Karaka berries are poisonous to dogs

Karaka Berries and Dogs: Be Aware!


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Did you know karaka berries and dogs are a deadly combination? Whether the ripened berries fell 10 minutes ago or have spent weeks lying around on the ground they can be just as toxic. If you’re a NZ pet parent it’s important to know how to keep your dog safe from karaka berry poisoning.

The karaka tree grows on the North and South islands in nature reserves, parks and urban areas. It’s considered a weed in some circles due to its ability to rapidly spread and block out sun from other plant species, so the management of the karaka berry was up for debate recently. Nevertheless, it’s a firm favourite among us Kiwis (more on this below).

However, for our dogs it’s another story. To make sure that story is a happy one, read how to keep your pooch safe during karaka berry season …

Introduce your dog to other dog friends on Love Your Pet Day 2023, but gently if you have an adult Border Collie like this one.

Are karaka berries poisonous to dogs?

The leafy evergreen karaka tree produces sweet smelling berries that turn from emerald green to a yellow orange when ripe. In fact, the word ‘karaka’ means orange in Māori. The tree’s leafy canopy and succulent fruit provide a sanctuary and food for native birdlife and possums.

On the other hand, the berry is poisonous to domestic animals, including cows, sheep, and pigs. And last but not least: dogs.

Dogs have died after eating the karaka berry, so pet parents need to be on high alert whether in the bush or by the beach. Read about other beach dangers for dogs and wildlife on our Lead the Way programme page and DOC’s seven steps to keeping everyone safe.

They’re still dangerous out of season

‘High alert’ mode with karaka berries and dogs should extend through not only the warmer months as the berries ripen, but throughout the rest of the year too. This is because the fruit retains toxins when dried up.

Interestingly, the flowers may also be narcotic and poisonous to bees, however this still needs more research.

In short, it’s best not to have a karaka tree growing in your garden if you have pets (or kids – see the next section below). And if you’re out walking with them it’s always important to avoid places where karaka berries may have fallen.

Watch this video to see what the karaka tree and its berries look like:

When do they fall?

The karaka tree is an evergreen that fruits in summer, with berries ripening and falling from January to April.

Dogs have a tendency to taste and eat anything. So the sweet smelling karaka berries they see on a walk or while playing in the park could seem like an inviting nibble.

Unfortunately, the highly toxic berries can cause a range of health issues. Even years after the fruit has dried up and disappeared, the leftover kernel still contains toxins that could make a dog very sick or perhaps even kill it.

Signs your dog has been karaka berry poisoned

Here are some signs of karaka berry toxicity in dogs:

  • Weakness
  • Confusion
  • Vomiting
  • Convulsions
  • Hind leg paralysis
  • Death

Because you don’t always know when your dog has eaten rather than just smelled something it can be tricky to realise when they have karaka berry poisoning. Even more so because symptoms of karaka berries in dogs can begin to show anywhere from as much as one to two days after ingestion.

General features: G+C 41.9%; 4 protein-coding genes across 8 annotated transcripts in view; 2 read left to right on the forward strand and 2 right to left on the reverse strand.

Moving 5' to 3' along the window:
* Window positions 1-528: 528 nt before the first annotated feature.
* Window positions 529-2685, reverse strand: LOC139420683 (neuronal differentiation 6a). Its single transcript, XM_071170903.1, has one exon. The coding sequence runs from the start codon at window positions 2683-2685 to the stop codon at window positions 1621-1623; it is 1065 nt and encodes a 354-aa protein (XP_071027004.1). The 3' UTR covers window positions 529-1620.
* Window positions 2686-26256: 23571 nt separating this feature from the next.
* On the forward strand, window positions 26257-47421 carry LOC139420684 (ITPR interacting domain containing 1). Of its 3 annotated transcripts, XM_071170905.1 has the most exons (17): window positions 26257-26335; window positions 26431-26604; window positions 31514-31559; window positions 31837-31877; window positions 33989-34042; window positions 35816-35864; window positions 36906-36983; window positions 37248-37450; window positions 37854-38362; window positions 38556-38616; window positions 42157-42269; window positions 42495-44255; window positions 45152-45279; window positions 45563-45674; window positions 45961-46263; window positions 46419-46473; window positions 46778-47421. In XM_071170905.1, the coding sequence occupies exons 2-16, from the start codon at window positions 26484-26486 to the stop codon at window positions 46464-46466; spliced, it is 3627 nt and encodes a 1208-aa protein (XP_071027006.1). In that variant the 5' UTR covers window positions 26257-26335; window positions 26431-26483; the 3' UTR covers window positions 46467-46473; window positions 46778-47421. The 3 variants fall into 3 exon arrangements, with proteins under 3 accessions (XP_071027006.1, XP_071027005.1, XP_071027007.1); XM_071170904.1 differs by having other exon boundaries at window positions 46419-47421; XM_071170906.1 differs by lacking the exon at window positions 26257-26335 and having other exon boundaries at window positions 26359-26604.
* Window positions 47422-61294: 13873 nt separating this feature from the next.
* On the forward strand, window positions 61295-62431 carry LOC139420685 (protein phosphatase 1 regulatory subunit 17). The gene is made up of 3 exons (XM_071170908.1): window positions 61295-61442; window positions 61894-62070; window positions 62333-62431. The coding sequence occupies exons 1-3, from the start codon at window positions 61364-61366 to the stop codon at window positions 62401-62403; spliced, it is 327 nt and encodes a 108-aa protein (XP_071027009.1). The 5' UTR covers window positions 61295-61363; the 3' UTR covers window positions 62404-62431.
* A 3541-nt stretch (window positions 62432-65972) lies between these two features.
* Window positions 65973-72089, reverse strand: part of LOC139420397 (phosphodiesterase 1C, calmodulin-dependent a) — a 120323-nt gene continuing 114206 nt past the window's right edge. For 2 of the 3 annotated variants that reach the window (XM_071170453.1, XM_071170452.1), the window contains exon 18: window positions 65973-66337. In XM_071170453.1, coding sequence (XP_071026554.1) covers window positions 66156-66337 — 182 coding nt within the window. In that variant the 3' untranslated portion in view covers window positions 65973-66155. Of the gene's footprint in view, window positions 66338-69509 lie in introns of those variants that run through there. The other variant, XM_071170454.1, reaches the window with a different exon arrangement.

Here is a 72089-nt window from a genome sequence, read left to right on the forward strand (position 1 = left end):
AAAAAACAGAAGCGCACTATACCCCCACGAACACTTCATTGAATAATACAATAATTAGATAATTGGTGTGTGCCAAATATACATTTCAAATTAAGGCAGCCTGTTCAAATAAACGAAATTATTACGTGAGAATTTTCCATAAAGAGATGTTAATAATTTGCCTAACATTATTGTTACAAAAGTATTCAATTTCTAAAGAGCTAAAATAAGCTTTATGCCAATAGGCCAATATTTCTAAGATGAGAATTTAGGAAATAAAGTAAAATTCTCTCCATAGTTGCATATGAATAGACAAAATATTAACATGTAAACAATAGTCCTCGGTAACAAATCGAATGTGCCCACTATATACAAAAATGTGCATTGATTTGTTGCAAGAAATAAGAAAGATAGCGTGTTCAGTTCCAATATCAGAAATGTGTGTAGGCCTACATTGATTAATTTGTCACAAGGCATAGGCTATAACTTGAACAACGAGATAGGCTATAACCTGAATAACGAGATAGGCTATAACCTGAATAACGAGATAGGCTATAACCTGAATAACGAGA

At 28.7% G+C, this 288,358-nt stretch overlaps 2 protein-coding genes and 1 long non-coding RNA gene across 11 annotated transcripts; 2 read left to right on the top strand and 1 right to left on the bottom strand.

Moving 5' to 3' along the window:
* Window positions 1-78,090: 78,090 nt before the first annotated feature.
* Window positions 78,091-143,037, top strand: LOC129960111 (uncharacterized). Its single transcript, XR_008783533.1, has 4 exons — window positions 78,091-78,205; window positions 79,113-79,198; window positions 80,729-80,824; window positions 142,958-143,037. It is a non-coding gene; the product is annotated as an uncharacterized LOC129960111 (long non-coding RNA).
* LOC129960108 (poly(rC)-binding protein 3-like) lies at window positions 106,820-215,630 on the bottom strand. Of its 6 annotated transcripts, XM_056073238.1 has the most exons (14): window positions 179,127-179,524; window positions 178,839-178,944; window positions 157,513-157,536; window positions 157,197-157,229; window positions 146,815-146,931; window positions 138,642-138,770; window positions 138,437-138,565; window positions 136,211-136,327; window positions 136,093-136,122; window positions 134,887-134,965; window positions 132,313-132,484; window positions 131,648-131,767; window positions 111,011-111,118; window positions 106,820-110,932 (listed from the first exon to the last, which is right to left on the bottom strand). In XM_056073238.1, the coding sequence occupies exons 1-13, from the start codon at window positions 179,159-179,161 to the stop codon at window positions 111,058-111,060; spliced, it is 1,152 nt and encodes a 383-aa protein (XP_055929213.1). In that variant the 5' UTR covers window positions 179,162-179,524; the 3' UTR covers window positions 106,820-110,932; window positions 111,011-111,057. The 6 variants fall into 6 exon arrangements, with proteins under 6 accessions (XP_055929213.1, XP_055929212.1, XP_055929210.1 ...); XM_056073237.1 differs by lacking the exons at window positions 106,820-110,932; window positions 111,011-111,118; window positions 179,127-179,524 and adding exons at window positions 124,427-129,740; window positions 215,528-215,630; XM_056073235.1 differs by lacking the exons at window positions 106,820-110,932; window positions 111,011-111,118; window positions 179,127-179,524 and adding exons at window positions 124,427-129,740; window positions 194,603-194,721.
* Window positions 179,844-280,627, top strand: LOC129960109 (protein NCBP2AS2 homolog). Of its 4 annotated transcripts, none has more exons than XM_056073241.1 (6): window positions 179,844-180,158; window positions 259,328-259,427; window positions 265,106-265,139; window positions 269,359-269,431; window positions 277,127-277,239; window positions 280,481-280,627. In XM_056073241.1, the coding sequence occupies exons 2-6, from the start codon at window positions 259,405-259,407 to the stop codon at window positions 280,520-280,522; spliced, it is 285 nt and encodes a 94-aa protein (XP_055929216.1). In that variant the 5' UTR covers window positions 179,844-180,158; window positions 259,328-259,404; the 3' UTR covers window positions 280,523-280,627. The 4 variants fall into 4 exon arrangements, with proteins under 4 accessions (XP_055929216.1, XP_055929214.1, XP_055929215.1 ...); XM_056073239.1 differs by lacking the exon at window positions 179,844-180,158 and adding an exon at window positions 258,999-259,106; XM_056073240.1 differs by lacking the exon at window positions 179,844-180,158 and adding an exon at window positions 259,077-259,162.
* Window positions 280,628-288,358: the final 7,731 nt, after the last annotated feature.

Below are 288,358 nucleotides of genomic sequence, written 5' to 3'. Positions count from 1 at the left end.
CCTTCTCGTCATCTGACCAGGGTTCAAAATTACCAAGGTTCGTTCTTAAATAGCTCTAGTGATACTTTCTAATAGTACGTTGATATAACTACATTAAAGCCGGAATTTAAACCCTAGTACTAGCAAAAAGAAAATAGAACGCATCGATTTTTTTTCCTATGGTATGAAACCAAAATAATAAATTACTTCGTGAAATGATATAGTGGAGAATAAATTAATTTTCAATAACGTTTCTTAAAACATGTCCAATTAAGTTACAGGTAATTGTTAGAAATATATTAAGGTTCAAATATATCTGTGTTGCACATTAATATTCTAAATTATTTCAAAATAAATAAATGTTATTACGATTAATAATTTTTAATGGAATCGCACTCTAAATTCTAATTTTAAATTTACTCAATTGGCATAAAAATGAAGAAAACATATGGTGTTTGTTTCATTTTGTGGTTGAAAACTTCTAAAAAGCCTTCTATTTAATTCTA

If you think your dog has been exposed to karaka berries – or if your dog is showing any of the above symptoms – take them to the vet right away.

Speaking of plants and doggie dangers, did you know grass seeds can cause a problem for your pup? Read more about grass seed infections in dogs!

learn how karaka berries and dogs should never be combined

Toxicity in dogs can have many causes

As a pet parent, you can pave a safer path for your pooch by reducing their exposure to toxic dangers. In addition to identifying routes for your dog walk that aren’t lined with karaka trees, there are various plants and other normal household items to keep your fur kid away from.

Here’s a list of articles that pinpoint what some of these are:

Remember to share the dangers of karaka berries and dogs with fellow dog parents. You can also share this article on social media to help spread awareness.

Watch the PD Pet Care vlog with Dr Cath Watson for prevention and treatment tips for karaka berry poisoning in dogs:

Are karaka berries poisonous to humans?

Karaka berries have a single kernel contained in their sweet and fragrant flesh. Although the flesh beneath the skin is safe for humans to eat – and tasty too – the kernel contains an alkaloid that’s poisonous to us. That said, there’s a time-worn Māori method of preparing the kernel to make it safe to eat.

However, if this process isn’t carried out absolutely correctly, humans can experience convulsions, paralysis or even death. Basically, it’s a no-go for humans unless you’re an expert. For this reason, always keep the berries away from children as well as pets.

Karaka berries on a tree

Dog insurance, berry or no berry

Dog insurance helps protect your pet and your pocket in the event of lurking dangers like toxicity. Just read what happened to one curious pup when she ate her pet parent’s pills – Hazelnut’s Story (My Dog Ate My Pills What Should I Do?)

Pet insurance helps you cover costs that can quickly escalate in troubled times like these. There are some health needs you know your dog will need – like visits to the vet for tests. And there are others you can’t foresee – like them eating a karaka berry. Happily, you can choose a plan for your pet to help pay the bills of both.

Did you know that if you buy pet insurance with PD Insurance online we’ll give you one or more months free? Plus, if you have more than one pet you may be eligible for our multiple pet discount. Why not get a quick quote now?

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